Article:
FDA Unable to Clarify Link Between SSRI Antidepressants, PPHN

The U.S. Food & Drug Administration (FDA) has been unable to conclude whether or not the use of selective serotonin reuptake inhibitor (SSRI) antidepressants during pregnancy increases the risk that a baby will be born with persistent pulmonary hypertension of the newborn (PPHN). In a Drug Safety Communication issued yesterday, the FDA advised doctors and patients to weigh the possible risk of PPHN against risks associated with untreated depression during pregnancy when deciding whether or not use of an SSRI is warranted for an expectant mother.

According to the FDA, SSRI antidepressants, which include Celexa (citalopram); Lexapro (escitalopram); Luvox and Luvox CR (fluvoxamine); Paxil, Paxil CR, and Pexeva (paroxetine); Prozac, Sarafem, and Symbyax (fluoxetine); Viibryd (vilazodone) and Zoloft (sertraline), are among the most commonly prescribed drugs to treat depression during pregnancy. However, there are no adequate and well-controlled studies of SSRIs in pregnant women.

In 2006, the “Usage in Pregnancy” section on the labels for SRRI antidepressants was updated with the following warning: “Infants exposed to SSRIs in late pregnancy may have an increased risk for persistent pulmonary hypertension of the newborn (PPHN).” The labels were modified after a study published in the New England Journal of Medicine reported a six-fold increase in PPHN among newborn babies whose mothers were exposed to an SSRI after 20 weeks of gestation.

According to the Drug Safety Communication issued yesterday, a 2008 study in the journal Pharmacoepidemiol Drug Safety found a statistically significant association between SSRI use and PPHN, though the majority of exposures occurring during the first trimester of pregnancy. The results of the 2008 and 2006 studies have been interpreted by some to show a strong association between SSRI use in pregnancy and the development of PPHN, according to the FDA. However, the agency’s review of medical literature also revealed three studies that did not find an increased risk of PPHN.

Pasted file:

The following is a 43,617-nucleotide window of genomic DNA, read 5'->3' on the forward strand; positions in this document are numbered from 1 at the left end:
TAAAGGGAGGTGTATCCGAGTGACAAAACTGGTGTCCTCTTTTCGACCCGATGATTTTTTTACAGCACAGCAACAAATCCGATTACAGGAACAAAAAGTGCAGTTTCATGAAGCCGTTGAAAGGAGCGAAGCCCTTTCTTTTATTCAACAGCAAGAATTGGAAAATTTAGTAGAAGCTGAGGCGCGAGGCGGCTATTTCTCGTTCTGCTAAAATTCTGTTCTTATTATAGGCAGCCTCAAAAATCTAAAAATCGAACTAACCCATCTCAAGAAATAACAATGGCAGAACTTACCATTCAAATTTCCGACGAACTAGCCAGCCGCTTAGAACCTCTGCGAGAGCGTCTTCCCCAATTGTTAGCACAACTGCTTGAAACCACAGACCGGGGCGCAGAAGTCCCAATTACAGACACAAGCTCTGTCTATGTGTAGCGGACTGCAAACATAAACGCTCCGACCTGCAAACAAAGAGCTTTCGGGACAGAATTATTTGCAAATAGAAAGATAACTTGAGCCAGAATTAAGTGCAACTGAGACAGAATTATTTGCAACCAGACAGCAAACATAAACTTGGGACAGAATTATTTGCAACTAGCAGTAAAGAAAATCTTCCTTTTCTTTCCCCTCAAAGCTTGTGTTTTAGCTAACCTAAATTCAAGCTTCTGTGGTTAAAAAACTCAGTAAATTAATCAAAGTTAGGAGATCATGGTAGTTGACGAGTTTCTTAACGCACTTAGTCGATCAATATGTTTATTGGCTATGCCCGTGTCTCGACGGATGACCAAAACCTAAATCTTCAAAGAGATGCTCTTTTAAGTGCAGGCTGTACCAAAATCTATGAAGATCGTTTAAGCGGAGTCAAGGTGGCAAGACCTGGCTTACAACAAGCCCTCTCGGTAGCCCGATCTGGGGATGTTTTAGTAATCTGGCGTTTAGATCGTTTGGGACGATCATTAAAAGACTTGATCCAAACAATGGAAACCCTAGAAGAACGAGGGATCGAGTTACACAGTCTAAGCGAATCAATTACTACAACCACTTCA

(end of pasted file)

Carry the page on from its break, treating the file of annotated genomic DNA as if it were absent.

Because of these conflicting results, the FDA said it is premature to reach any conclusion about a possible link between SSRI use in pregnancy and PPHN. However, the agency said it will update the SSRI drug labels to reflect the new data and the conflicting results.

PPHN, which occurs in roughly 1 or 2 newborns per 1,000 births, is a disorder which affects the lungs in which the arteries are severely restricted. This causes blood pressure in the pulmonary artery of the heart to rise to excessive levels, leaving the baby unable to adapt to breathing outside the womb. Newborns with PPHN may require intensive care support including a mechanical ventilator to increase their oxygen level. If severe, PPHN can result in multiple organ damage, including brain damage, and even death.

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